Last week, I had the pleasure of being invited to provide a 30 minute introduction to Twitter at my local Chamber of Commerce. The audience, a group of small business owners in the B2B and B2C space, was generally active on social media but only three people were using Twitter. LinkedIn was there most popular tool to connect, followed by Facebook.
When asked what their most burning questions were, two challenges stood out:
- What is the difference between Facebook and Twitter (for business)?
- How do I create a social media strategy that delivers ROI?
Great questions that don’t have simple answers.
What is the difference between Facebook and Twitter (for business)?
My initial reaction was to answer the first question in terms of the target audience, i.e. FB is more B2C focused, while Twitter is good for B2B. While this is correct, whether a business should choose to employ one of these tools is a lot more complex. It requires the answer to the second question, so that any social media activity can be informed by clear goals and the method to reach them.
How do I create a social media strategy that delivers ROI?
The below slide deck includes a slide that provides a high-level overview of the elements of a social media strategy. Starting with clear and measurable goals, one of the key ingredients to success is an in-depth understanding of the target audience. Often, there are multiple audiences that have to be segmented to serve them properly.
Questions should include:
- What are their roles and titles?
- What companies do they work for (SMB, Enterprise, industries…) ?
- What geography are they in?
- Are they existing or new clients, or both?
- What are their pain points? What are their information gaps?
- Where on social media do they engage or lurk (if they do)?
>> The more information you have to create specific personas the better
In my consulting practice, I often see frustration with clients when I ask them to do this homework of defining and researching their target audience. Unfortunately, without this information, future investments are unlikely to deliver the desired ROI.
So, to get back to the first question on the differences of Facebook and Twitter, what really matters is: Is your audience there? If they are on either channel or both, what it takes is to get familiar with the platform and marketing options and apply these tools like you would apply email marketing or any other marketing tactics.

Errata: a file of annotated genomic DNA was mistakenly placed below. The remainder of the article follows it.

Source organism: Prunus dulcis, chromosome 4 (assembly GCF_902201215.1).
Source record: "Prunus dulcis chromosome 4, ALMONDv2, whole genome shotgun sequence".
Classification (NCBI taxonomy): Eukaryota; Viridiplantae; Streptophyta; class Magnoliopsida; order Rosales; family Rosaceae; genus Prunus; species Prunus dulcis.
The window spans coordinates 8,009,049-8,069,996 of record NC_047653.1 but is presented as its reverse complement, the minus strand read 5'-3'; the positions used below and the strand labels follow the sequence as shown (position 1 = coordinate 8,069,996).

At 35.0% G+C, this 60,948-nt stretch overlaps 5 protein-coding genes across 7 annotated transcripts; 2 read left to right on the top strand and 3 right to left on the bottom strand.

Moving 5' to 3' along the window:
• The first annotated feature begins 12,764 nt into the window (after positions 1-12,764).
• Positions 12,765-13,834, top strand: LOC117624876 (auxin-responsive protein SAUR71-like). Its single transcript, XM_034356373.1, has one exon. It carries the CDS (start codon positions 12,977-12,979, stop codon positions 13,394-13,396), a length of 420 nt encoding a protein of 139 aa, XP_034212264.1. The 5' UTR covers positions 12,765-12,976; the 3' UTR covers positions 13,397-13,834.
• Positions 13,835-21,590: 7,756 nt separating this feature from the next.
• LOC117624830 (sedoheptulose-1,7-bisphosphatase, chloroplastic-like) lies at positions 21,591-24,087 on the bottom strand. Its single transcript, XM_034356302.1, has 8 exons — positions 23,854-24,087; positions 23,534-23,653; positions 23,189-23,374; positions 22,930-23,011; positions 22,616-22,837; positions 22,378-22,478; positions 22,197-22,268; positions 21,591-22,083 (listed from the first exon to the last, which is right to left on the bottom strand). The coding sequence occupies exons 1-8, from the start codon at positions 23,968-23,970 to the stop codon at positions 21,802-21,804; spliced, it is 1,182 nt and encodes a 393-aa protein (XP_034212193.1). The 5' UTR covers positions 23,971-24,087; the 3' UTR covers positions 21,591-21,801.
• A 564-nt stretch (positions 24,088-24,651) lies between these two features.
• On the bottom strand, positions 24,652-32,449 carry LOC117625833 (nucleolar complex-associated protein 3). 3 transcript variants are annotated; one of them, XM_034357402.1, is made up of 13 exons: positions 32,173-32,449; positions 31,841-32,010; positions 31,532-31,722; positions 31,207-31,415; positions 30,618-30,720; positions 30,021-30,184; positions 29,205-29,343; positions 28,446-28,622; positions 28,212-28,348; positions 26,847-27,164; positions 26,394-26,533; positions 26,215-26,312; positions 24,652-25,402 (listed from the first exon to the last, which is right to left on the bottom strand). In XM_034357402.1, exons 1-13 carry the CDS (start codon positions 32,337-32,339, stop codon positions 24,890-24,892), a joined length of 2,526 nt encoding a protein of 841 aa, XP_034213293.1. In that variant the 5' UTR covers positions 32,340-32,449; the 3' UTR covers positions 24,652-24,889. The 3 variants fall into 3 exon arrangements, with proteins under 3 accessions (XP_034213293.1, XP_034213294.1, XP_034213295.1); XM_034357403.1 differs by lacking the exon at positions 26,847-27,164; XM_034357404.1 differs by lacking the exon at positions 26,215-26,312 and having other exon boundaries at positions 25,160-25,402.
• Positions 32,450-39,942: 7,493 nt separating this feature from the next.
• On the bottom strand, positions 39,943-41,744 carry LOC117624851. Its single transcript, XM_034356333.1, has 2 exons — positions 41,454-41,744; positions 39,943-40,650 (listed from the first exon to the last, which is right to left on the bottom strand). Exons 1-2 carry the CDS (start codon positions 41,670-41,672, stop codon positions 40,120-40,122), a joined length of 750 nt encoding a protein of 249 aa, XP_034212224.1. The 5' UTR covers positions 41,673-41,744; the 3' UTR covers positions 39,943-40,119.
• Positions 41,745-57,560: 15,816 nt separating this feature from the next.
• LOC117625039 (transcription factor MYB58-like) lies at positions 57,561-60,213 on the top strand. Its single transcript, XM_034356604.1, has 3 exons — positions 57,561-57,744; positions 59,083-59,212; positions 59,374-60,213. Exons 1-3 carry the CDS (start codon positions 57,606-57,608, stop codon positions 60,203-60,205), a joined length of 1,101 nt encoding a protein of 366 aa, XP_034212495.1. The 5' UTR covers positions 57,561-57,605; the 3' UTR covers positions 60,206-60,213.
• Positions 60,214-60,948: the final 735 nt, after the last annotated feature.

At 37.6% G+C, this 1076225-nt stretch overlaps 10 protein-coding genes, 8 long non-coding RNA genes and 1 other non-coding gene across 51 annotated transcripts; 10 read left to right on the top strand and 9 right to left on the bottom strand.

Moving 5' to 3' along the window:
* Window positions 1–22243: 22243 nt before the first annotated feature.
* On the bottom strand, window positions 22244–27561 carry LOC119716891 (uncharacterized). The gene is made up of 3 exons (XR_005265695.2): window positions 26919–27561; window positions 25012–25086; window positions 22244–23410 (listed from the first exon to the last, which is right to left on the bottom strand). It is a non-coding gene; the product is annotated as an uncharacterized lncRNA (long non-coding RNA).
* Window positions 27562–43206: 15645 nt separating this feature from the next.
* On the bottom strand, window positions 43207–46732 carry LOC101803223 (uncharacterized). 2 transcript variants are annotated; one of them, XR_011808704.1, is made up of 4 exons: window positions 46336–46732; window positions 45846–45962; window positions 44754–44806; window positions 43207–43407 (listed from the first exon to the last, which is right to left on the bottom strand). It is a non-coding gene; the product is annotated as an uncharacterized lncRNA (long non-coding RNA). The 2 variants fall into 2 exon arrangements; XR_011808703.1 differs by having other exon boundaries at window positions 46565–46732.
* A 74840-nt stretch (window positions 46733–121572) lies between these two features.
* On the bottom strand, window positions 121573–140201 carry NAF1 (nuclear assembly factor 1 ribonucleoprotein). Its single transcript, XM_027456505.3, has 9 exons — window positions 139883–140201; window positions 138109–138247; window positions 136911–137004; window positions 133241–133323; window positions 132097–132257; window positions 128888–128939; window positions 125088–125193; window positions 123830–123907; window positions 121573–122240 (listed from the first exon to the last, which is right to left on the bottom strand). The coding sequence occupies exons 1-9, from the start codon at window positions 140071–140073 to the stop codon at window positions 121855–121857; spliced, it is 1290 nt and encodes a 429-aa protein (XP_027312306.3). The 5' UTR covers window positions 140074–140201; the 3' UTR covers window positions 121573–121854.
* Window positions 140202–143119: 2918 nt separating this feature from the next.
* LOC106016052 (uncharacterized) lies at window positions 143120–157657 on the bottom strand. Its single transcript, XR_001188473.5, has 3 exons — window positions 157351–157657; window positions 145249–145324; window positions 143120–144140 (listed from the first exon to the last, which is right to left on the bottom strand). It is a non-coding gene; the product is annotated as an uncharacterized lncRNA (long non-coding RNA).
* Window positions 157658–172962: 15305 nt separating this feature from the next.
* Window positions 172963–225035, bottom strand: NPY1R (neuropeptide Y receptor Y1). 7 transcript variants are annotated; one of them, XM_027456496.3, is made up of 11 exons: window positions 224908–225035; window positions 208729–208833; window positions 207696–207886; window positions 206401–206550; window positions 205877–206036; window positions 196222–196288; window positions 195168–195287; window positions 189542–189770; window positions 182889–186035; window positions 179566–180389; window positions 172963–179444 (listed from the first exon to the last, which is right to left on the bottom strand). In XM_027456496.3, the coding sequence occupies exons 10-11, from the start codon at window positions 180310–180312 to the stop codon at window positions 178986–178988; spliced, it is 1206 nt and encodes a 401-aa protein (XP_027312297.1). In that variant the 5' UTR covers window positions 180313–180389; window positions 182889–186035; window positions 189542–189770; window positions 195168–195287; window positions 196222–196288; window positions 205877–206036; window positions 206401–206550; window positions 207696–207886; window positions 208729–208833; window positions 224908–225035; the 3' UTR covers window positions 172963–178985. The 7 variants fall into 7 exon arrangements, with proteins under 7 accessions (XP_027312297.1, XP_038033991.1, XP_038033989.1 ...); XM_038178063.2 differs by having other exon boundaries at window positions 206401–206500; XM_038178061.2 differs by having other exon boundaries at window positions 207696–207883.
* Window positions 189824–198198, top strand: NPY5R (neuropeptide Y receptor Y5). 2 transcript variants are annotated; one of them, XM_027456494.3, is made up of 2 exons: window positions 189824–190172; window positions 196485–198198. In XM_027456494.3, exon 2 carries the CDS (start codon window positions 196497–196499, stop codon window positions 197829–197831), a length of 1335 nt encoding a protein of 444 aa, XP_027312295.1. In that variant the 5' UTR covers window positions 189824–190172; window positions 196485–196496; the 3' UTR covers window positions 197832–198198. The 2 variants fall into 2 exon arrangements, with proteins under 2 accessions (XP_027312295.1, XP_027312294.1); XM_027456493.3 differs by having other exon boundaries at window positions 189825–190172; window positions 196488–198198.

That’s what matters. Knowing your audience, where and how they engage and creating a plan to provide your audience with the information they are looking for to help you reach your goals (example: awareness, leads, purchase). As the B2B sales cycle is longer and more complex that B2C ones, objectives and tactics need to be developed accordingly. In summary, there is no one-size-fits-all solution in social media marketing. Plus, there should not be social media marketing in isolation, but an integrated marketing strategy for your whole business. Social media might not even be a fit for you or only make up a small piece of your strategy.
But, and this is almost the most important aspect of it all that I have learned through my consulting practice: there is an element of psychology that has to be applied to develop the right (social media) marketing strategy for a business.
What is Social Media Marketing Client Psychology?
The biggest mistake in social media marketing is to underestimate the amount of resources it takes to be successful: most of all people and time. This challenge begins with the research needed to create a solid strategy and continues with the need to create good content on an ongoing basis and engage with the target audience vs. just publish to them. Yes, blogging is a wonderful marketing tool for most clients I work with. BUT, not everybody likes to write, has the time or affinity to be a blogger.
Know yourself before you commit to social media activities, or get the appropriate staff. Too many social media efforts fail due to a well-intended strategy that neglects the personal aspect of social media. As social media is people-to-people, THE PEOPLE from your business who interact in social media need to have their heart in it and be subject matter experts.
Hence, before you develop a grandiose marketing plan, think about the resources you truly have available and then prioritize like crazy to do the things that advance your goals the most. Once you achieve success, maybe on Twitter, maybe on Facebook, maybe by writing blogs, you are ready to see what other activities you might be able to add. Think quality over quantity; doing a few things extremely well vs. a lot, mediocre.